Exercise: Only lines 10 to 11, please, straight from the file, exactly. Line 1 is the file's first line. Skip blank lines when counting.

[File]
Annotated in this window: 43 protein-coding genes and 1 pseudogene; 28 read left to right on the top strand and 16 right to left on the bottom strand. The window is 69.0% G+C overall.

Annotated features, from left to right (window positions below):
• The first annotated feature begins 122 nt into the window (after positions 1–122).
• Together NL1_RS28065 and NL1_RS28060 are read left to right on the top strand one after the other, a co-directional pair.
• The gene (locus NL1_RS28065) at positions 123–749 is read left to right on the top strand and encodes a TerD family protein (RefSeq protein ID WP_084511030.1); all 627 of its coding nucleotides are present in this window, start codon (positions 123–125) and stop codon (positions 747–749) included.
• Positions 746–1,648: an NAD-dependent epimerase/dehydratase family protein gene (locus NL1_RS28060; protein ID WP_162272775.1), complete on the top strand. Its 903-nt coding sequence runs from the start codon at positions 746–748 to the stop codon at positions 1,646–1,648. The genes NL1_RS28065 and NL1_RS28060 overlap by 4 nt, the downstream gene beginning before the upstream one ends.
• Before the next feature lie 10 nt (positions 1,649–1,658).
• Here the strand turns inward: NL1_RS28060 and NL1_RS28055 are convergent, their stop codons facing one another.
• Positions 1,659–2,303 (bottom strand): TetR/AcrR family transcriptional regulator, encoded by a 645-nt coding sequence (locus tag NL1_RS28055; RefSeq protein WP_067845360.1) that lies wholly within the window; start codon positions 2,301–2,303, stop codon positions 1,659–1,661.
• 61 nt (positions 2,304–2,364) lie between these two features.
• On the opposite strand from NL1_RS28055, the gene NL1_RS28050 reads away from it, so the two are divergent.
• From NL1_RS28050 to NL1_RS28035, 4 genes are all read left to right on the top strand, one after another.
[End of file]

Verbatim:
• 61 nt (positions 2,304–2,364) lie between these two features.
• On the opposite strand from NL1_RS28055, the gene NL1_RS28050 reads away from it, so the two are divergent.